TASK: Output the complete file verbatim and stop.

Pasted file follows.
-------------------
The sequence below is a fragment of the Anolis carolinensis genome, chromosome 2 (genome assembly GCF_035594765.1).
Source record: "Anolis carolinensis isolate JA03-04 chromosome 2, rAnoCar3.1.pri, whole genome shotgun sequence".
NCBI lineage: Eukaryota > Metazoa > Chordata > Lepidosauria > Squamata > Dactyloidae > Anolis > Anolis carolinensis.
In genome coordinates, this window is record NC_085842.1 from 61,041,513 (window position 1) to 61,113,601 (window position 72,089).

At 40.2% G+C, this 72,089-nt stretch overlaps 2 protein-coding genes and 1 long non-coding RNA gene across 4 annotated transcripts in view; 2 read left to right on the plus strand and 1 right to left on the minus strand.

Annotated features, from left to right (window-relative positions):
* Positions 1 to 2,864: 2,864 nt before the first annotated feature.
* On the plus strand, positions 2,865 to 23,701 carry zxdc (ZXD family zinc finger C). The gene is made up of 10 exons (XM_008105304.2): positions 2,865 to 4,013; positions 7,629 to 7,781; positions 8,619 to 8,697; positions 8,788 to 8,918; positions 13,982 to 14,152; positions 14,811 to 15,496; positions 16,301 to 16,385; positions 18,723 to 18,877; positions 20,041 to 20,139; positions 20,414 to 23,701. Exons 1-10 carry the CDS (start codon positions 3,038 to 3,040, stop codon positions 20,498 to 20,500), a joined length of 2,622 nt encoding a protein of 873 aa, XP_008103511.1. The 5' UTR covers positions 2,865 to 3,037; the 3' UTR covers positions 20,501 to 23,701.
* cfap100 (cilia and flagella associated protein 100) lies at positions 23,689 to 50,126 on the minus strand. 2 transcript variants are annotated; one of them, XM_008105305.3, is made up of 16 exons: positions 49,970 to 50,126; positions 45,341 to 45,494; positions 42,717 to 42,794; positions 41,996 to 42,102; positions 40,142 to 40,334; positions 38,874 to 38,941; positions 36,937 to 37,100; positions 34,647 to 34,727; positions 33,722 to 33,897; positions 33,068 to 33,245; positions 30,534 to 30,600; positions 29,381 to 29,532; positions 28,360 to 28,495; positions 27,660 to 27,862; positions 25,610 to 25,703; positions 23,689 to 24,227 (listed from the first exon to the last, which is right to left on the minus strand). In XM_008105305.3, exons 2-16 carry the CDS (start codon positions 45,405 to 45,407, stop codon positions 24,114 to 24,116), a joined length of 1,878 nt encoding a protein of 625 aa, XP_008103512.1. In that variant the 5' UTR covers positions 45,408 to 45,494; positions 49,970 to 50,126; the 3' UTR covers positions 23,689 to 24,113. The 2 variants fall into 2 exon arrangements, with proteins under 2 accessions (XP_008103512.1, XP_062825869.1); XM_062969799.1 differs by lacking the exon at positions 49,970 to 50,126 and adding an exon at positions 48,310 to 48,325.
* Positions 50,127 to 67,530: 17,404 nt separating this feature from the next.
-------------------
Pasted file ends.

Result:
The sequence below is a fragment of the Anolis carolinensis genome, chromosome 2 (genome assembly GCF_035594765.1).
Source record: "Anolis carolinensis isolate JA03-04 chromosome 2, rAnoCar3.1.pri, whole genome shotgun sequence".
NCBI lineage: Eukaryota > Metazoa > Chordata > Lepidosauria > Squamata > Dactyloidae > Anolis > Anolis carolinensis.
In genome coordinates, this window is record NC_085842.1 from 61,041,513 (window position 1) to 61,113,601 (window position 72,089).

At 40.2% G+C, this 72,089-nt stretch overlaps 2 protein-coding genes and 1 long non-coding RNA gene across 4 annotated transcripts in view; 2 read left to right on the plus strand and 1 right to left on the minus strand.

Annotated features, from left to right (window-relative positions):
* Positions 1 to 2,864: 2,864 nt before the first annotated feature.
* On the plus strand, positions 2,865 to 23,701 carry zxdc (ZXD family zinc finger C). The gene is made up of 10 exons (XM_008105304.2): positions 2,865 to 4,013; positions 7,629 to 7,781; positions 8,619 to 8,697; positions 8,788 to 8,918; positions 13,982 to 14,152; positions 14,811 to 15,496; positions 16,301 to 16,385; positions 18,723 to 18,877; positions 20,041 to 20,139; positions 20,414 to 23,701. Exons 1-10 carry the CDS (start codon positions 3,038 to 3,040, stop codon positions 20,498 to 20,500), a joined length of 2,622 nt encoding a protein of 873 aa, XP_008103511.1. The 5' UTR covers positions 2,865 to 3,037; the 3' UTR covers positions 20,501 to 23,701.
* cfap100 (cilia and flagella associated protein 100) lies at positions 23,689 to 50,126 on the minus strand. 2 transcript variants are annotated; one of them, XM_008105305.3, is made up of 16 exons: positions 49,970 to 50,126; positions 45,341 to 45,494; positions 42,717 to 42,794; positions 41,996 to 42,102; positions 40,142 to 40,334; positions 38,874 to 38,941; positions 36,937 to 37,100; positions 34,647 to 34,727; positions 33,722 to 33,897; positions 33,068 to 33,245; positions 30,534 to 30,600; positions 29,381 to 29,532; positions 28,360 to 28,495; positions 27,660 to 27,862; positions 25,610 to 25,703; positions 23,689 to 24,227 (listed from the first exon to the last, which is right to left on the minus strand). In XM_008105305.3, exons 2-16 carry the CDS (start codon positions 45,405 to 45,407, stop codon positions 24,114 to 24,116), a joined length of 1,878 nt encoding a protein of 625 aa, XP_008103512.1. In that variant the 5' UTR covers positions 45,408 to 45,494; positions 49,970 to 50,126; the 3' UTR covers positions 23,689 to 24,113. The 2 variants fall into 2 exon arrangements, with proteins under 2 accessions (XP_008103512.1, XP_062825869.1); XM_062969799.1 differs by lacking the exon at positions 49,970 to 50,126 and adding an exon at positions 48,310 to 48,325.
* Positions 50,127 to 67,530: 17,404 nt separating this feature from the next.